What Trastuzumab is and what it is used for?
- Trastuzumab is a monoclonal antibody which targets the human epidermal growth factor receptor 2 (HER2) on cells. HER2 is found in large amounts on the surface of some cancer cells, resulting in tumors growing more quickly. By attaching to the HER2, trastuzumab blocks HER2 from receiving growth signals, preventing further cancer growth and slowing cancer progression.
- Trastuzumab can be used alone or in combination with other medicines to treat patients with HER2 positive breast cancer and HER2 positive stomach cancer.
How is Trastuzumab given?
- It is given as an infusion into a vein over 90 minutes. The time of the infusion may be shortened to 30 minutes depending on how well you tolerate this drug after the first infusion.
What should I know while receiving Trastuzumab?
- An infusion reaction may happen during or shortly after the infusion, causing rash, dizziness, fever and chills, headache, breathing difficulties, and sick feeling in stomach. Tell your nurse right away if you feel unwell during an infusion.
- Do not receive this drug when you are pregnant or breastfeeding.
- Effective contraception should be used during treatment and for at least 7 months after the treatment ends.
- Do not receive any kind of vaccination without doctor's approval.
- You will have regular blood tests and an electrocardiogram (ECG) to check that you have enough blood cells and have adequate organ functions to receive this drug. The timing of your treatment may be changed based on the test results or other side effects.
- The existing health problems may affect the use of trastuzumab. You should let your doctor know if you have any other medical problems, especially if you have heart, lung or breathing problems.
- There are many drugs may affect how trastuzumab works. Tell your doctor about all the medicines you are taking, including prescription and non-prescription medicines, vitamins, and herbal supplements.
Common side effects
- Low white blood cell count
You may have a higher risk of getting infections. Try to stay away from crowds and wash hands often. Tell your doctor right away if you have repeated fevers, coughing, stuffy nose, a painful urination or wound that becomes red and swollen.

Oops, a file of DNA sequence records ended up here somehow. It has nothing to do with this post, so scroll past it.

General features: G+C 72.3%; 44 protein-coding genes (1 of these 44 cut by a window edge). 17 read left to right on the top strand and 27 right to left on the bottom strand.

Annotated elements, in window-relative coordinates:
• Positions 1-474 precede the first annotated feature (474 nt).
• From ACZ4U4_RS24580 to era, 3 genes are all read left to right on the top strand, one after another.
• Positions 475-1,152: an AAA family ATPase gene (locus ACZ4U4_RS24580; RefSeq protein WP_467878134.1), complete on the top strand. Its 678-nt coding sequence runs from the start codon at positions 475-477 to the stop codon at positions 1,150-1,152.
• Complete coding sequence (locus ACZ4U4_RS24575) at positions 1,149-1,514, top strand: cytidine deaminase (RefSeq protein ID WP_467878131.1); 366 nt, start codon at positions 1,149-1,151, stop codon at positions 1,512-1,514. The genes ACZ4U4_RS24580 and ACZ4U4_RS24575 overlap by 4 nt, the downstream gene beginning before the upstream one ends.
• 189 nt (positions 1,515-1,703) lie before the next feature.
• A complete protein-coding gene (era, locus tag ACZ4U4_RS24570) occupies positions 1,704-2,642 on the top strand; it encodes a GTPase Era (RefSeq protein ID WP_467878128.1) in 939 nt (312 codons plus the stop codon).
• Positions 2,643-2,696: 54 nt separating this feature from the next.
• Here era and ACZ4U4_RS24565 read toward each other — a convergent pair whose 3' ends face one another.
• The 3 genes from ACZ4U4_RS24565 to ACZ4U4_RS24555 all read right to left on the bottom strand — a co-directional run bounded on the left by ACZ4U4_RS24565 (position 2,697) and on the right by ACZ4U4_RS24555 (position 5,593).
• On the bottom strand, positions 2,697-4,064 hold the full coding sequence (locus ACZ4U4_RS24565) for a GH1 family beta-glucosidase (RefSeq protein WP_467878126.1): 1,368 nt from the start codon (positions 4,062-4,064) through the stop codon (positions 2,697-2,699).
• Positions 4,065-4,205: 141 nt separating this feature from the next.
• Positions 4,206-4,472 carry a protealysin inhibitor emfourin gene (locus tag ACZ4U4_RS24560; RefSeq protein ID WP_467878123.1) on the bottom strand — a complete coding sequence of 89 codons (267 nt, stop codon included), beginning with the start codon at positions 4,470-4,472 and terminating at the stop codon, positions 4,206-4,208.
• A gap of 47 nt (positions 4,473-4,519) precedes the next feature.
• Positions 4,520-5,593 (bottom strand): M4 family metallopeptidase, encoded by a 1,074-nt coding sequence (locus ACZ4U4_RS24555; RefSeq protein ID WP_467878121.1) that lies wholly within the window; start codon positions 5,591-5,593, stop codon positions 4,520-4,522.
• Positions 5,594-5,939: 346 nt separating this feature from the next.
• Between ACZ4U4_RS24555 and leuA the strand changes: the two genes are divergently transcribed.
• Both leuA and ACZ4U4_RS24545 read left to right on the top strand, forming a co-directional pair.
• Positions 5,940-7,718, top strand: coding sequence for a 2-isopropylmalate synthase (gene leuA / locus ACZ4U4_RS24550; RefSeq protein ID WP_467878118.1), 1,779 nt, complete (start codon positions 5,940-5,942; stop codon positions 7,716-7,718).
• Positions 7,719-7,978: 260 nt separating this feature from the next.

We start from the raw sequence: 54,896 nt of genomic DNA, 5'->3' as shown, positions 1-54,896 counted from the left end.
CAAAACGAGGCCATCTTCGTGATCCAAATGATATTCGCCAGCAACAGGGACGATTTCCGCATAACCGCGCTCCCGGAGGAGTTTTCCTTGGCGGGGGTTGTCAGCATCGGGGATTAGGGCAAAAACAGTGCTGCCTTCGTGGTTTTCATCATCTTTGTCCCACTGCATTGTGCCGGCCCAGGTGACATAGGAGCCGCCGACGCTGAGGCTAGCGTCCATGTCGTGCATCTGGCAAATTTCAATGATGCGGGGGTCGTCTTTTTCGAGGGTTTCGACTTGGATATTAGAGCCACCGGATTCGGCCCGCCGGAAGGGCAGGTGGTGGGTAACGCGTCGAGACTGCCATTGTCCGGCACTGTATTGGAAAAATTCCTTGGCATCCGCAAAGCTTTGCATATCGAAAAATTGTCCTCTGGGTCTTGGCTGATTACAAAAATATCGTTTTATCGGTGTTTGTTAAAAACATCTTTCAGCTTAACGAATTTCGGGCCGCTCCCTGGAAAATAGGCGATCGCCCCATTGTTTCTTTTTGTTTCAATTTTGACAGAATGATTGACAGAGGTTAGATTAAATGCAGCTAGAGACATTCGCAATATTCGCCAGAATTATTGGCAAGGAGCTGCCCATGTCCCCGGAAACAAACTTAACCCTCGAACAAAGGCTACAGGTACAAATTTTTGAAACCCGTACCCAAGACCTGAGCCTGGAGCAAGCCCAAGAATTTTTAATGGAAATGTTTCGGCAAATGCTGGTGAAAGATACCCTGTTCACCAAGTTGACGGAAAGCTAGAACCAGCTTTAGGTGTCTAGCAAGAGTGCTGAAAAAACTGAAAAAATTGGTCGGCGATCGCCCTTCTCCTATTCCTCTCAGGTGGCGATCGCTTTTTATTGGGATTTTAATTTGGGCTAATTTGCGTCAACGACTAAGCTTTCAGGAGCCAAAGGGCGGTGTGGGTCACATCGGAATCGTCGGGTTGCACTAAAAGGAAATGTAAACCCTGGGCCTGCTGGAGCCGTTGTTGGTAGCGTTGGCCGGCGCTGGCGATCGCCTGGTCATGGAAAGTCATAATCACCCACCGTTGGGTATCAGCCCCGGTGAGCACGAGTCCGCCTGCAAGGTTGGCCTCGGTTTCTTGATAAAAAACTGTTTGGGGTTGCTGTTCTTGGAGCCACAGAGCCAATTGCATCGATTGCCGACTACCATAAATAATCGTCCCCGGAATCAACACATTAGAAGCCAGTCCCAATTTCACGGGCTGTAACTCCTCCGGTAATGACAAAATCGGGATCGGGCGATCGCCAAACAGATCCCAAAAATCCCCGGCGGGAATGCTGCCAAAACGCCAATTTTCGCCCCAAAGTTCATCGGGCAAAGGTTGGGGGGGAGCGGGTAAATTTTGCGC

- Low red blood cell count
You may look pale and get tired more easily. Let your doctor know if you experience any difficulty breathing or dizziness when changing positions.
- Low platelet count
You may have a higher risk of bleeding. Let your doctor know if you find red or purple dots on the skin, bleeding from the nose or gums, or any bruising or bleeding that you cannot explain.
- Nausea or vomiting
Medicines may be given before the treatment to prevent it happening. Eating and drinking often in small amounts may reduce the discomfort.
- Weakness and fatigue
Try to pace yourself and rest as much as possible. Seek medical advice if fatigue does not go away when you rest and sleep.
Talk to your doctor and ask for advice. Drinking plenty of water and dietary changes can improve diarrhea.
- Skin rash
Talk to your doctor if this bothers you. Your doctor can give you medicines and advices that help you feel better.
- Difficulty sleeping
Talk to your doctor if this bothers you. Treatments usually include lifestyle changes, medications, or a combination of both.
- Flu like symptoms
Symptoms such as fever, headache, muscle pains and shivering may occur a few hours after treatment. These symptoms generally last for 2 to 3 days. Seek medical help if you do not get any better.
- Muscle or joint pain
Talk to the doctor if the pain is bothering you, they can give you medicine to help ease pain.
- Eye irritation
You might have dry eyes or infection in the eyes. Tell your doctor if this happens. Medicines can be given to relieve symptoms.
Rare but serious side effects
- Changes in heart function
Trastuzumab may affect heart function, including without symptoms, such as reduced heart function, and with symptoms, such as congestive heart failure. Contact a doctor right away if you notice that you have swelling in the legs, an abnormal heartbeat or pain or tightness in your chest.
- Lung or breathing problems
Tell your doctor if you develop difficulty breathing with wheezing and coughing or there is any existing breathing problems get worse.
- Drink at least 6 to 8 glasses of water every day can help make your recovery a smoother process.
- Alcohol and cigarettes may interfere with certain medicines or worsen side effects from chemotherapy treatment. It is wise to avoid alcohol and cigarette smoking during cancer treatment. If you have any problem about drinking alcohol and smoking, you should check with your doctor.